Farmers For Action (FFA) demonstrated and created blockades at Arla Foods UK and Muller Wiseman Dairies processing facilities last week, in its latest attempt to bring an end to its long-running dispute with processors over farm gate milk prices.
FFA chairman David Handley told DairyReporter.com that around 160 FFA members blocked the entrance to Muller Wiseman’s Market Drayton site in Shropshire using tractors on the evening of 14 July. Another 90 FFA protesters demonstrated outside Arla’s facility in Ashby-de-la-Zouch, Leicestershire on 12 July.
The protests are part of the FFA-led 'SOS Dairy' campaign, which is demanding a share of processors' mounting dairy profits for milk producers.
According to Handley, “most things in the dairy market are returning higher margins than they were 3 or 4 months ago."
The campaign group is not satisfied that the 'Big Three' UK milk processors – Dairy Crest, Arla and Muller Wiseman - are compensating its dairy farmers suppliers accordingly.
Following its demonstration at Arla's plant in Ashby-de-la-Zouch, FFA met with the company's finance directors for negotiations. These are due to reconvene in Leeds on 23 July.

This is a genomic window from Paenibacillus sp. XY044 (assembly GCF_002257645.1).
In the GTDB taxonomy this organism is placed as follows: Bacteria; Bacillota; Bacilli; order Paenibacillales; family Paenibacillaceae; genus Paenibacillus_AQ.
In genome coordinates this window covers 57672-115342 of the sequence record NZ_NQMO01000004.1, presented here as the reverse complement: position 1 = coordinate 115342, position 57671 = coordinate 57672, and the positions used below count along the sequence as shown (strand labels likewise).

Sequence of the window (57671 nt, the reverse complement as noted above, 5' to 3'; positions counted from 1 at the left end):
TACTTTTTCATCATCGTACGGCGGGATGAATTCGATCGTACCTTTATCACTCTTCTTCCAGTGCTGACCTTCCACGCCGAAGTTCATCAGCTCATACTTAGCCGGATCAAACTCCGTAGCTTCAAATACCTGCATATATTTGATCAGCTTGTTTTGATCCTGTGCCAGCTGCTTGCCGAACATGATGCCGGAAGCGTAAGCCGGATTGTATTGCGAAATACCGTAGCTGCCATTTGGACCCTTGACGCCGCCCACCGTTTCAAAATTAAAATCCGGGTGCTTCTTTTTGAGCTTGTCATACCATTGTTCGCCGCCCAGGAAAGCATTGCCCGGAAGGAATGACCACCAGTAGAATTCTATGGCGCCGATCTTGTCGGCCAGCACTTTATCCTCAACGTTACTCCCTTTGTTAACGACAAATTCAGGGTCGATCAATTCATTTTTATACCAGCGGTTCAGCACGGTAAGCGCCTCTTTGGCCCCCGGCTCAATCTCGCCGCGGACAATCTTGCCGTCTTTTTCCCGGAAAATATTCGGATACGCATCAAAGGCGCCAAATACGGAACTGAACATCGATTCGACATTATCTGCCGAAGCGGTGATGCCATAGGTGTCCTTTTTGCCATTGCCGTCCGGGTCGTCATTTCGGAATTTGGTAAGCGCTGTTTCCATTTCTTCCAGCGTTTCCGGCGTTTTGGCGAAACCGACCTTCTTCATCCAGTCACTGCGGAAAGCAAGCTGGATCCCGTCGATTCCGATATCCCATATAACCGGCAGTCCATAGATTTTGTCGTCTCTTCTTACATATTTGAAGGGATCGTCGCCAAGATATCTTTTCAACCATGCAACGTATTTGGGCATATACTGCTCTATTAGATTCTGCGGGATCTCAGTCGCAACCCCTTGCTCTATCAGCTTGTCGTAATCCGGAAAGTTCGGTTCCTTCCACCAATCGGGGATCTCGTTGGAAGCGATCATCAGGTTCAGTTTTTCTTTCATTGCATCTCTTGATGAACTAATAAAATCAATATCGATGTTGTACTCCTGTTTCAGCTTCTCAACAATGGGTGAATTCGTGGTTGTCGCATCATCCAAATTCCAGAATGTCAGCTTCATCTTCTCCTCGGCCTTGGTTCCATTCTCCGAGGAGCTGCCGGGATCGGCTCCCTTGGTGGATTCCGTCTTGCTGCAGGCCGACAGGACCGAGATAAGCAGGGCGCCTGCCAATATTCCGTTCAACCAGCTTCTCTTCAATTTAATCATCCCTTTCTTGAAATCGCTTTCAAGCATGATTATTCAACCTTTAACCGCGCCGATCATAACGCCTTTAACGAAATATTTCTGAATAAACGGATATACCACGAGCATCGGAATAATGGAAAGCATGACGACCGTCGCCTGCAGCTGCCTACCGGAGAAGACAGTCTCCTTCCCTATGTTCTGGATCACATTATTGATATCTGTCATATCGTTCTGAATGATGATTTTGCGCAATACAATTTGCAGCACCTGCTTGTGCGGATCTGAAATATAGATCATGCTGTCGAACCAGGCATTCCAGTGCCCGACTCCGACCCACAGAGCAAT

Handley claims FFA asked during the talks what the company would do if Muller Wiseman increased its payment to farmers.
“Oh we’ll match that,” was the answer Handley claimed Arla gave.
Handley alleged Muller Wiseman had the same price-matching policy, but admitted that FFA had had no direct negotiations with Muller Wiseman, who had directed him to negotiate instead with its farmers board.
“We know the money is there – we follow the markets – and therefore all we’re asking you to do is let some of that money come back at farm gate level. If it doesn’t then protests are going to increase and they’re going to escalate," he said.
Muller: “We question their logic’
FFA’s actions are a renewal of its protests throughout 2012, when it urged a public boycott of firms including Dairy Crest and First Milk, and blockaded Muller and Arla factories, preventing deliveries for several hours.
“I think the situation could get as bad as last year if this prolonged stand-off continues,” said Handley.
FFA’s chairman described the blockades as a “last resort”.
“We don’t want to be doing this. This is a very, very sad place to be when after all the hard work that was done last year and all the promises that were made to find not even 12 months on from that, milk processors were playing the same game they’ve always played," he added.
A spokesman for Müller Wiseman responded, "We do question their logic given that we offer farmers a choice of leading contracts, one of which has a direct link to returns from commodity markets.
"It shouldn't be forgotten that over and above this, all Müller Wiseman producers are entitled to valuable incentive payments.
"All of this has been developed in consultation with farmer representatives. For people with no connection to our company to simply ignore all of this this is counter-productive and damaging," the spokesman added.